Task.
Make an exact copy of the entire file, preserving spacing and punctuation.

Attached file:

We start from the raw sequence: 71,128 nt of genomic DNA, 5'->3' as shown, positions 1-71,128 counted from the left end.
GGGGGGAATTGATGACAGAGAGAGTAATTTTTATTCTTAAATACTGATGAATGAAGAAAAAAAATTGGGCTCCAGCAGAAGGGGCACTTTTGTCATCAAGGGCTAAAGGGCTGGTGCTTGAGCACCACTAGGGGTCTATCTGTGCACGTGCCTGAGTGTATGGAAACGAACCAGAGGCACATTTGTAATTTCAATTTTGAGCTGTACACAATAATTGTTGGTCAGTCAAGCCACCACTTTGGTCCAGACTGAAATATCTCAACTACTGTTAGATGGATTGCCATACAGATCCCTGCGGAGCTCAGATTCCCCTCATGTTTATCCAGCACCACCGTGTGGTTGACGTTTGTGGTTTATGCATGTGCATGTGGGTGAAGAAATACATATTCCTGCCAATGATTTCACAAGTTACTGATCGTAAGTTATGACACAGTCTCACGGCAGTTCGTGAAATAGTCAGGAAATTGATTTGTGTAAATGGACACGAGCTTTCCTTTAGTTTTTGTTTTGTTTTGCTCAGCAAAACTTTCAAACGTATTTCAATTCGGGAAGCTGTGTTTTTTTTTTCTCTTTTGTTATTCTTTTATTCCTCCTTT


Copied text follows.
We start from the raw sequence: 71,128 nt of genomic DNA, 5'->3' as shown, positions 1-71,128 counted from the left end.
GGGGGGAATTGATGACAGAGAGAGTAATTTTTATTCTTAAATACTGATGAATGAAGAAAAAAAATTGGGCTCCAGCAGAAGGGGCACTTTTGTCATCAAGGGCTAAAGGGCTGGTGCTTGAGCACCACTAGGGGTCTATCTGTGCACGTGCCTGAGTGTATGGAAACGAACCAGAGGCACATTTGTAATTTCAATTTTGAGCTGTACACAATAATTGTTGGTCAGTCAAGCCACCACTTTGGTCCAGACTGAAATATCTCAACTACTGTTAGATGGATTGCCATACAGATCCCTGCGGAGCTCAGATTCCCCTCATGTTTATCCAGCACCACCGTGTGGTTGACGTTTGTGGTTTATGCATGTGCATGTGGGTGAAGAAATACATATTCCTGCCAATGATTTCACAAGTTACTGATCGTAAGTTATGACACAGTCTCACGGCAGTTCGTGAAATAGTCAGGAAATTGATTTGTGTAAATGGACACGAGCTTTCCTTTAGTTTTTGTTTTGTTTTGCTCAGCAAAACTTTCAAACGTATTTCAATTCGGGAAGCTGTGTTTTTTTTTTCTCTTTTGTTATTCTTTTATTCCTCCTTT